I have a question regarding the new iPad with USB-C connector. If the iPad is connected to an external screen via an USB-C <=> HDMI cable, will it be possible to put the video from Infuse to the external screen or it will just mirror the screen of the iPad?
When using an HDMI adapter, Infuse will be able to send the full resolution video to your screen.
One note. Output is currently limited to 1080p, and we’re looking at options for enabling 4K. Additionally, the upcoming Belkin adapter will (hopefully) allow us to support HDR output as well. Press Release Page
Thanks for your reply. Indeed, it works fine with 1080p videos.
Additional question: Is it possible to force Infuse to play a video on the second screen and use another app on the iPad at the same time? When I try to do it, the iPad goes back to normal screen mirroring.
I don’t know why but my post was deleted. I backed yesterday the new HyperDrive on Kickstarter, they should deliver in January. I hope this gets properly supported by Infuse cause that’s the main reason I backed it.
Looks like it was flagged since it was your first post, and it had a link (it’s now back).
Also, the Belkin adapter was released this week (Belkin USB-C to HDMI Adapter - Apple) and ours should arrive later this week. Obviously, this doesn’t have the additional ports, but AFAIK, this is the only adapter that supports 4K@60Hz and HDR.
Still some work to do to allow Infuse to take advantage of the new options, and we hope to have more news soon.
Infuse 5.9.2 allows for 4K HDR output when using the new Belkin HDMI adapter.
We’re also looking into the possibility of automatic frame rate and dynamic range switching when using HDMI, as this seems like a new feature of the 2018 iPad Pros. In theory, this would also allow Infuse to support 4K output with other pre-HDMI 2.0a adapters since it would be sending 4K@24Hz instead of 4K@60Hz. HDR would still require an HDMI 2.0a or later adapter (like the Belkin).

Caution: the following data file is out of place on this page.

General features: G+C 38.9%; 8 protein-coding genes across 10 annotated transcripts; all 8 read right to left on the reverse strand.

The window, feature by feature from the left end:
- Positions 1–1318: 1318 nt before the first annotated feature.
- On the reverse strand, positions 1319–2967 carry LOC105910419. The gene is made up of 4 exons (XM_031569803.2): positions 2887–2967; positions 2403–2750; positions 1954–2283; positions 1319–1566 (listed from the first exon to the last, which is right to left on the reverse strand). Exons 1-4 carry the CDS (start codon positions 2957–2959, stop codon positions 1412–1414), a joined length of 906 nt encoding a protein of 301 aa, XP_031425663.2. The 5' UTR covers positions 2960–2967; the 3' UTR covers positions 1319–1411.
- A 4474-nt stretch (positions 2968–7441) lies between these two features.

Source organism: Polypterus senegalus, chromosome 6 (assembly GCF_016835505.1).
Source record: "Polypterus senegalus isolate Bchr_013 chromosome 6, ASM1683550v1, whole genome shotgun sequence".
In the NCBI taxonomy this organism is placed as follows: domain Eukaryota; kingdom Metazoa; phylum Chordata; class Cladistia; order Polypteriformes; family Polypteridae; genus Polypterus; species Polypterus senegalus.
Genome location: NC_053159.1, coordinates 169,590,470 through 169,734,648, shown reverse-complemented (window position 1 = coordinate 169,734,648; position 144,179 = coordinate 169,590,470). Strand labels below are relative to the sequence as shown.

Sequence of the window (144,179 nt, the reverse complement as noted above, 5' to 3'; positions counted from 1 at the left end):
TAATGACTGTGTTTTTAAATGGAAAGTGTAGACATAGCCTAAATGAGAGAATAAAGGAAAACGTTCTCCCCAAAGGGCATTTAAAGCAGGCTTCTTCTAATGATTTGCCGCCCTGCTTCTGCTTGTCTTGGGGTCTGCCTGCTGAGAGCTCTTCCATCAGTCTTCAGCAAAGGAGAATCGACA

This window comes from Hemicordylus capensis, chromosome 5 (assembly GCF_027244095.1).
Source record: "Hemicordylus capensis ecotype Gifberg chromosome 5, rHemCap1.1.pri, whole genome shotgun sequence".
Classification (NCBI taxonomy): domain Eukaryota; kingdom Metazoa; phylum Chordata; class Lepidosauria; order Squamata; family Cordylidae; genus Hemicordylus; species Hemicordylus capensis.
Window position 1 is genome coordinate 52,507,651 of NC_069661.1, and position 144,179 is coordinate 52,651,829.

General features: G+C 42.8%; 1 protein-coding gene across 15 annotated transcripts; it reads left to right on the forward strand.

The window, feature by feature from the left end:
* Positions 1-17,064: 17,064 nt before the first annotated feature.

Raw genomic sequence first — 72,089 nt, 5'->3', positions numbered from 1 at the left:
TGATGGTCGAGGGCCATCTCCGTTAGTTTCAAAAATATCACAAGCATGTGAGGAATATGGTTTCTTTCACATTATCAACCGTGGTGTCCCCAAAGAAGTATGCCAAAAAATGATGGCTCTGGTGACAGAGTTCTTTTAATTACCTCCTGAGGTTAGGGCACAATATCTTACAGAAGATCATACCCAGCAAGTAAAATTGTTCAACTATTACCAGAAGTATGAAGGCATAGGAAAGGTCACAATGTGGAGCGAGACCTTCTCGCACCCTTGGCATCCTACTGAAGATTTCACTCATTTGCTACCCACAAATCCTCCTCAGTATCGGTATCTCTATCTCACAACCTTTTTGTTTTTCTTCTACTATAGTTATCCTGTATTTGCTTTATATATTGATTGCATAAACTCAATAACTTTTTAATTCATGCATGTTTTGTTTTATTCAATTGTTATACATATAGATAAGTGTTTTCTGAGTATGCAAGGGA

There are also a few fixes for HDMI output coming in 5.9.3.
It would help if you would give the brand and exact model number instead of an Amazon link. They will often change info and specs depending on the sellers input plus it makes it easier when you eliminate the step of dealing with amazon.
The specs for that monitor show it’s a 10bit(8bit + A-FRC) panel…so it’s more like an HDR effect than actual HDR. I’m not sure if iOS would recognize this as an HDR capable monitor, or if the panel would enhance an SDR signal to make it appear like HDR.
To my knowledge there’s no connection between HDR (brightness to darkness ratio - high contrast) and color depth (number of colors possible to display). There have been 10bit and even 12bit displays long time before HDR was invented.
I don’t want this thread to get too far into the weeds, but you are right with regard to the strict sense of the term ‘HDR’.
However, ‘HDR video’ usually refers to HDR10 which means a combination of wide color (EG bt.2020) and higher luminance. In order for this to work, all devices in the pipeline need to support HDMI 2.0a (or better) which allows for 18.0 Gbit/s and the metadata required for HDR.
There are of course other variants (HDR10+, HLG, Dolby Vision) that include their own unique characteristics, but it’s generally ok to place these into the same ‘HDR video’ category.